By Linda G Stubblefield October 8, 2020
What do you do when your refrigerator dies? If your roof springs a leak? If your brakes go out on your car? Many people depend on credit cards to bail them out of tight situations. They assume they can pay for their emergency over time.
Take Rosamond, for instance. Like many people, she had been laid off during the pandemic. Monthly bills were hard enough to handle, but on top of everything, she had accumulated $17,000 in credit card debt. Now the monthly payments were getting impossible to handle. She heard she could make a withdrawal from her 401k without penalties if she paid it back in three years. That sounded good to Rosamond! Done. Whew! It felt so good to be out of debt! She couldn’t believe the relief she felt!
But just as she got her feet under her, started back to work part-time– Uh oh. Her newly licensed son had a fender-bender. No one was hurt but the fender. Now she had a $2,200 bill from the auto shop. If she used her insurance, she knew her already high insurance premiums would skyrocket. Where would she get that money for the car repair? Rosamond turned back to the credit card. And back in debt.
There is a secret to staying out of debt. It is the time revered Emergency Fund.
Life is uncertain. We know that. In acknowledgement of that fact, we prepare in advance. Every time you get paid, every time money comes to you, a piece of it should go to your emergency fund. “Gather ye acorns while ye may,” just as the old saying goes. Prepare in summer for the winter ahead. Emergency funds keep us from having to use credit when life happens. You are prepared for the unexpected life. You are the squirrel in autumn, bagging extra nuts before winter.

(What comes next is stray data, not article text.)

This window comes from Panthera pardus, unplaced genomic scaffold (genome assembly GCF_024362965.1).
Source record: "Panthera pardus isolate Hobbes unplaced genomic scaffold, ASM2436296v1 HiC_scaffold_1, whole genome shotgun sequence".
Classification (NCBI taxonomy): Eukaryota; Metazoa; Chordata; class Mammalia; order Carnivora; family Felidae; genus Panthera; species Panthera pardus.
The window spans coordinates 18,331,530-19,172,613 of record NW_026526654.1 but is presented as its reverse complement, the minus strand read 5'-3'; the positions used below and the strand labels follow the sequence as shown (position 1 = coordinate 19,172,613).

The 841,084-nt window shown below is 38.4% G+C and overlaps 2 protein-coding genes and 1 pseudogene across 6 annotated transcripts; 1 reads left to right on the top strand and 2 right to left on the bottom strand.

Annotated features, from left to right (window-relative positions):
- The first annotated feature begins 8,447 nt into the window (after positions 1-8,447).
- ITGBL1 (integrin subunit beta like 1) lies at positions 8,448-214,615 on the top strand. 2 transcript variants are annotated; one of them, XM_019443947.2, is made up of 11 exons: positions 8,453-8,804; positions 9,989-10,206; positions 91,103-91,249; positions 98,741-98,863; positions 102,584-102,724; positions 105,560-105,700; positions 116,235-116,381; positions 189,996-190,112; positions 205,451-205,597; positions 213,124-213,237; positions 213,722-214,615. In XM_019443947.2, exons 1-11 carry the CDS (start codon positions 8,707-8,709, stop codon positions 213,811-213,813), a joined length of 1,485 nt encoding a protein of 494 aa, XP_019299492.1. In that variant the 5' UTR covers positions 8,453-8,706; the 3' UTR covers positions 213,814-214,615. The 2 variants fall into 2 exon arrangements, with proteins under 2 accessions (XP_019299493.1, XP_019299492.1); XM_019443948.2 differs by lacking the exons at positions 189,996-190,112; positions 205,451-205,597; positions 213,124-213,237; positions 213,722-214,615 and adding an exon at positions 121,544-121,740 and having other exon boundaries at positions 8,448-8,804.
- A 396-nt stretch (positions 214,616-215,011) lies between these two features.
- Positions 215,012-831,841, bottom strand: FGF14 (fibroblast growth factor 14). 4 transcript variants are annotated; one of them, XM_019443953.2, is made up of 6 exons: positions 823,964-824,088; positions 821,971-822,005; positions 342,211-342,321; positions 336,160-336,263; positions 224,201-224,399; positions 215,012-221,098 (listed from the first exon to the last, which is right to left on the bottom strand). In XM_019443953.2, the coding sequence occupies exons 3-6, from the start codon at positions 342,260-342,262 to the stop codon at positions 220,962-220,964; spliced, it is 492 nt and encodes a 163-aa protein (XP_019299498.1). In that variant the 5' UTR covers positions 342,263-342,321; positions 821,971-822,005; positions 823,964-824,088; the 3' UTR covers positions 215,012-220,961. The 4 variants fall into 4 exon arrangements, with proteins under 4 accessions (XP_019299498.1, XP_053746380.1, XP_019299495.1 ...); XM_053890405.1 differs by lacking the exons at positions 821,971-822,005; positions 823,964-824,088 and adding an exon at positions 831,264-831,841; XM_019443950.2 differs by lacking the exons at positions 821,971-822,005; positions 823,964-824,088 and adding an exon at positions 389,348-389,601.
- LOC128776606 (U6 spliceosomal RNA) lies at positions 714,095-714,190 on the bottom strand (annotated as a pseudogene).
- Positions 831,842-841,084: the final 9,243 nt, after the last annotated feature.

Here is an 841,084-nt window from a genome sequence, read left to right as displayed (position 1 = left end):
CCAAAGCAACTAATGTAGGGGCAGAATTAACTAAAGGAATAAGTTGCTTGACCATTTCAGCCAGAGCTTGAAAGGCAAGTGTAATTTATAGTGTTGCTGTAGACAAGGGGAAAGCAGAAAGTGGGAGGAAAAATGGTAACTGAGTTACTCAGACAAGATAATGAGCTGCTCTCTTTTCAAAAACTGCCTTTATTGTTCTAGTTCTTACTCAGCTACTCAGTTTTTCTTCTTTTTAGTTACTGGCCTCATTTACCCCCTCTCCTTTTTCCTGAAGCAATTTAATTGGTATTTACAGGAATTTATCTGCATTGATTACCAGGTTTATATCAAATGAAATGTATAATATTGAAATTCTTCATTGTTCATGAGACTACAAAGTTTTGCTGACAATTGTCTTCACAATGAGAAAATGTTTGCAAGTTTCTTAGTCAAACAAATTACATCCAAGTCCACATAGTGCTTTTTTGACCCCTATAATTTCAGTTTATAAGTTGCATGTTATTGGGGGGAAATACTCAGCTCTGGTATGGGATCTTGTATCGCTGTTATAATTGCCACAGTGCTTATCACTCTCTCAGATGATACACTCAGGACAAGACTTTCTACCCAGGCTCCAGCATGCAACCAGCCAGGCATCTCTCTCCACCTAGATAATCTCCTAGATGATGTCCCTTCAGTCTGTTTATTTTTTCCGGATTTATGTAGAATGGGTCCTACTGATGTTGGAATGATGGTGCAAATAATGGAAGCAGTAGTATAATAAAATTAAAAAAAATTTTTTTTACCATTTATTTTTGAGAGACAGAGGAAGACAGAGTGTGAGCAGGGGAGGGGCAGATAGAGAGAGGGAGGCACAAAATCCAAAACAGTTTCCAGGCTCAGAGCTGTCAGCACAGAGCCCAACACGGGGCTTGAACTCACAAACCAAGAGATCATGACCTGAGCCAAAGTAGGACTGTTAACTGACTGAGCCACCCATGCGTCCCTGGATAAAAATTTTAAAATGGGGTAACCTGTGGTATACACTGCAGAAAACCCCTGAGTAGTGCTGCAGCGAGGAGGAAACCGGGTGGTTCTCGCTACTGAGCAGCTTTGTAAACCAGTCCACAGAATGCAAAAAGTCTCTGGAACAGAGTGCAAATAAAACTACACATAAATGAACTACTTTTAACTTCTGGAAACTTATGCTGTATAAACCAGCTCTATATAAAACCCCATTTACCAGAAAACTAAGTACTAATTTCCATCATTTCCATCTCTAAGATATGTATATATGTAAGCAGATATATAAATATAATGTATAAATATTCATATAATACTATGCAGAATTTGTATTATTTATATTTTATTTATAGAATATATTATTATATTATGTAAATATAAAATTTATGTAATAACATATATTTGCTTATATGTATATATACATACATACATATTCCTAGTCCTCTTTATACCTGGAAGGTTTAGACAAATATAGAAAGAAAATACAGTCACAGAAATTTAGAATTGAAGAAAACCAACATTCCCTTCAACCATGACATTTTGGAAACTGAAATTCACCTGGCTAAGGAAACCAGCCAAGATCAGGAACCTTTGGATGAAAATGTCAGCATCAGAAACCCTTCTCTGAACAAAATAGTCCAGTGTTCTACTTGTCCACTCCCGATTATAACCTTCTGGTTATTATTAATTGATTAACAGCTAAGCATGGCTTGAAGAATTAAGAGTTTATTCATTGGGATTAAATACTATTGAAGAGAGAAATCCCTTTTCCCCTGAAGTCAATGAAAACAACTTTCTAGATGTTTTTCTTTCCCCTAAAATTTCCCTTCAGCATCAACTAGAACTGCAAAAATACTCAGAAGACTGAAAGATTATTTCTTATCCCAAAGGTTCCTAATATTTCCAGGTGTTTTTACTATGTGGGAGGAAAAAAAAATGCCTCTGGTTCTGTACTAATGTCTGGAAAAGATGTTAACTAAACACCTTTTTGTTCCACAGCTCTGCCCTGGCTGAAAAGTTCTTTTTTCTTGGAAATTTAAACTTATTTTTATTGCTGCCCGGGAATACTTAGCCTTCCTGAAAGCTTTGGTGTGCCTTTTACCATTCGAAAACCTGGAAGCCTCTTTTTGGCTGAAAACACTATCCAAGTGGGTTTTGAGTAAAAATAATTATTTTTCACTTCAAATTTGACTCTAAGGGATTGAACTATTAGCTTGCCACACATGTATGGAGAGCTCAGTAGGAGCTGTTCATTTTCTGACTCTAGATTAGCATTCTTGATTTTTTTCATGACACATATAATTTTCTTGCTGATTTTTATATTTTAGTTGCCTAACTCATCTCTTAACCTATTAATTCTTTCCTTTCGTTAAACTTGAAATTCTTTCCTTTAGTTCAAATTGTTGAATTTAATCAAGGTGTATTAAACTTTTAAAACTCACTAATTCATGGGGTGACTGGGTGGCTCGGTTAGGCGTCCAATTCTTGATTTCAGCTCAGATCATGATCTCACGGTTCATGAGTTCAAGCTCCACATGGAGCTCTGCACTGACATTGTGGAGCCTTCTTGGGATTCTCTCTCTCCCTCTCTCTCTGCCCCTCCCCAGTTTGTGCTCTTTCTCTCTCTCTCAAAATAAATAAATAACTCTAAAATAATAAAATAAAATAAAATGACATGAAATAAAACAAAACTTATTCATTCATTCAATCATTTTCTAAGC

How much is enough? Like most things, the answer is, “It depends.” Most people keep too little: they are spending too much and depending on credit for emergencies. Others keep way too much, because they feel insecure about their money management.
Here are my recommendations:
- If you are a 2-income family, with fairly secure jobs, then 3 months of your expenses in a liquid account will do it. (If your Total Expenses are $80,000 per year, divide by 12 months and multiply by 3 months, you should have roughly $20,000 in a savings account or in a money market.)
- If you are single (or you are married but incomes are not secure) 6 months of your Total Expenses are best for you. (Divide your annual expenses by 12 and multiply by 6.)
- Cash in Retirement –If you are retired, things are a bit different. I call it a Spending Fund, rather than an Emergency Fund, since there is no job to lose, and you are already including in your budget items like extra medical expenses, house repairs, and new car purchase. Your spending fund should equal 1-3 years of annual expenses.
Debt is the quintessential threat to our safety. It requires constant feeding from our income and becomes ferocious if kept waiting. The Emergency Fund is a time-honored tool for keeping us safe. If it is not needed, it stands by as a comfort. This is a perfect time to acknowledge its importance and unlock the secret to staying out of debt.